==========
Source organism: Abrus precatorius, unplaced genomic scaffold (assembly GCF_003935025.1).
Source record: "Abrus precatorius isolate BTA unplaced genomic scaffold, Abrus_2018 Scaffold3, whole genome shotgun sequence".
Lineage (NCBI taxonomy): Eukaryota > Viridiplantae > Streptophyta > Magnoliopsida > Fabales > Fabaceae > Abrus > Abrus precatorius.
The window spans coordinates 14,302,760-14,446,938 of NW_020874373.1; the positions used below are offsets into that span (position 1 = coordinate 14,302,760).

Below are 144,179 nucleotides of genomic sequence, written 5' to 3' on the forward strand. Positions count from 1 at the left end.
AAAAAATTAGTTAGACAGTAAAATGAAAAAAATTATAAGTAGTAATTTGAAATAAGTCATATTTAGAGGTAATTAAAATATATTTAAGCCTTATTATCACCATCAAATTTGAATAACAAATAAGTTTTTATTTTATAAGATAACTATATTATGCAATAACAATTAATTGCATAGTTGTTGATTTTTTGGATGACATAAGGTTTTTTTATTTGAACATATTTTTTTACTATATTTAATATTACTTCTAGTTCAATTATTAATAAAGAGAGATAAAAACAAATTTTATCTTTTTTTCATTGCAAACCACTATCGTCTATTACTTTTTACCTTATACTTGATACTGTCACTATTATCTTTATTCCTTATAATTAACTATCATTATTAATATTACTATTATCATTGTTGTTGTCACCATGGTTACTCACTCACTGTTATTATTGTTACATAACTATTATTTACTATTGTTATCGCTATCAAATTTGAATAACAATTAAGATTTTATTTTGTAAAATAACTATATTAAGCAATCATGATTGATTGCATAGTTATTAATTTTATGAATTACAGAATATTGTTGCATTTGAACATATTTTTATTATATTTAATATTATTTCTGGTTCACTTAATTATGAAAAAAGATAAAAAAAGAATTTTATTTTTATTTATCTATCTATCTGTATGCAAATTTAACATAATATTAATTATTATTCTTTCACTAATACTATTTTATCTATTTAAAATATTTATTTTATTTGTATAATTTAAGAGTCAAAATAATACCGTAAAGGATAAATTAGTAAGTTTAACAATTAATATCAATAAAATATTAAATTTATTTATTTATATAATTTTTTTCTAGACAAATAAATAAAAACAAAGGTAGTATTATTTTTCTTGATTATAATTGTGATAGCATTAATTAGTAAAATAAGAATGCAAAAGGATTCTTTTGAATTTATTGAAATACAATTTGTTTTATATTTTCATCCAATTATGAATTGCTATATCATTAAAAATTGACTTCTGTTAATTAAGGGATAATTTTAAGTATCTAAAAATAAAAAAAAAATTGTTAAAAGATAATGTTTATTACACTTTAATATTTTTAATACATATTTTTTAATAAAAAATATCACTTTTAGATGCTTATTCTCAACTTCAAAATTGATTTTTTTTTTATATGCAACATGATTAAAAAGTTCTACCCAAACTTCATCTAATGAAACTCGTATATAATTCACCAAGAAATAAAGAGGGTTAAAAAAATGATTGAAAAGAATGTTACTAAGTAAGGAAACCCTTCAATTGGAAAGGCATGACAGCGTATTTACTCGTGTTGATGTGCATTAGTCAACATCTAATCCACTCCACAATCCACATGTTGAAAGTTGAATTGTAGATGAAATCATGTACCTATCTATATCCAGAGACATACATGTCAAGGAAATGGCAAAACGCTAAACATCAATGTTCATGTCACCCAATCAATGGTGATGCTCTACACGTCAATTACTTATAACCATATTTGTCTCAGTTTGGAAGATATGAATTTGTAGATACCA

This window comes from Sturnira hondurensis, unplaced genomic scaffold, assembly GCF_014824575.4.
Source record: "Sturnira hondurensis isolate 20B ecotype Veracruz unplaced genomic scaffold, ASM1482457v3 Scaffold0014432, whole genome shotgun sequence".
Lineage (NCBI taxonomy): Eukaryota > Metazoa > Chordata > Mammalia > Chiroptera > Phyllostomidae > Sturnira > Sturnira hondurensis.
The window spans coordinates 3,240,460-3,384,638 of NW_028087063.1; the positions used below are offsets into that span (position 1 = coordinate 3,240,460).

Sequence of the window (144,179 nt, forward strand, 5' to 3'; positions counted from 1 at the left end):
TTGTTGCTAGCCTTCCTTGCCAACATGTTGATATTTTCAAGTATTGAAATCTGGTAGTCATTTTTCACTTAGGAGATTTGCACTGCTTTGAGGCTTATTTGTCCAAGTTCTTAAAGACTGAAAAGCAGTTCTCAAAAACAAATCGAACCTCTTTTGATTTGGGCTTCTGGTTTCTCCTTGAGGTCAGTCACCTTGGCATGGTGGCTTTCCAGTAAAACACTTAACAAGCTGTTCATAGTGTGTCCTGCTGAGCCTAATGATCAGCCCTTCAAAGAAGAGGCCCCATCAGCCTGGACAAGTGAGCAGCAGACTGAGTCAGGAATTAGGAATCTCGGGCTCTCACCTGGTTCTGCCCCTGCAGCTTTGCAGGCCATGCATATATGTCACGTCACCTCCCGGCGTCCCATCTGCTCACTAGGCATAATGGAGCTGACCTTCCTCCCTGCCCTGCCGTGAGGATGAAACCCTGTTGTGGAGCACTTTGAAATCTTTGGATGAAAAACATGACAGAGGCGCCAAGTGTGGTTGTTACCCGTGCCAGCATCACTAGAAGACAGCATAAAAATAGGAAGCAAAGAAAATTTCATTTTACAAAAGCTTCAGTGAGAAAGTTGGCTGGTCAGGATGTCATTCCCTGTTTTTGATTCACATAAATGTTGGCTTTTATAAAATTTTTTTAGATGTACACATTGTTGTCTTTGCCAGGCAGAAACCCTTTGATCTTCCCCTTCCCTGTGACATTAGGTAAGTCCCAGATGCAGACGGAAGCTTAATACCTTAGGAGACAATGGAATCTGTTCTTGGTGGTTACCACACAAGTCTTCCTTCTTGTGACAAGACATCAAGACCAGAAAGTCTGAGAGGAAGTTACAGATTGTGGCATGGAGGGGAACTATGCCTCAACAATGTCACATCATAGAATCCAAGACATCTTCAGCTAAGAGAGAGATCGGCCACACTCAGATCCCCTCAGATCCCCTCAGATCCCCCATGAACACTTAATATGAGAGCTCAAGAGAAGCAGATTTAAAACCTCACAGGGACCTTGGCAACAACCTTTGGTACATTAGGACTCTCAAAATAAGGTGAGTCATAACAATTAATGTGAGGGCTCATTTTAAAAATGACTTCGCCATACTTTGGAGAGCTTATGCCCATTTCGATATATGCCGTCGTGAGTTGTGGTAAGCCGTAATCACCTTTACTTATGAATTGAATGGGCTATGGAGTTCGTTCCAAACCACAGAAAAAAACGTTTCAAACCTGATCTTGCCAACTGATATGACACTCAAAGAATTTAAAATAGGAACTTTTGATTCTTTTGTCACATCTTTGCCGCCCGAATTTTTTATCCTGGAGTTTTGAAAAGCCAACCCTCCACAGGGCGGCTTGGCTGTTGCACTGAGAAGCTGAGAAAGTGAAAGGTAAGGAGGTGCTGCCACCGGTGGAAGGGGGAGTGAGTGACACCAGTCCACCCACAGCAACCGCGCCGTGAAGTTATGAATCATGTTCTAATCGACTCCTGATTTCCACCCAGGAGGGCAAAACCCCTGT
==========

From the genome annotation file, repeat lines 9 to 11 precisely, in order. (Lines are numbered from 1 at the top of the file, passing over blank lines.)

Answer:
Lineage (NCBI taxonomy): Eukaryota > Metazoa > Chordata > Mammalia > Chiroptera > Phyllostomidae > Sturnira > Sturnira hondurensis.
The window spans coordinates 3,240,460-3,384,638 of NW_028087063.1; the positions used below are offsets into that span (position 1 = coordinate 3,240,460).

Sequence of the window (144,179 nt, forward strand, 5' to 3'; positions counted from 1 at the left end):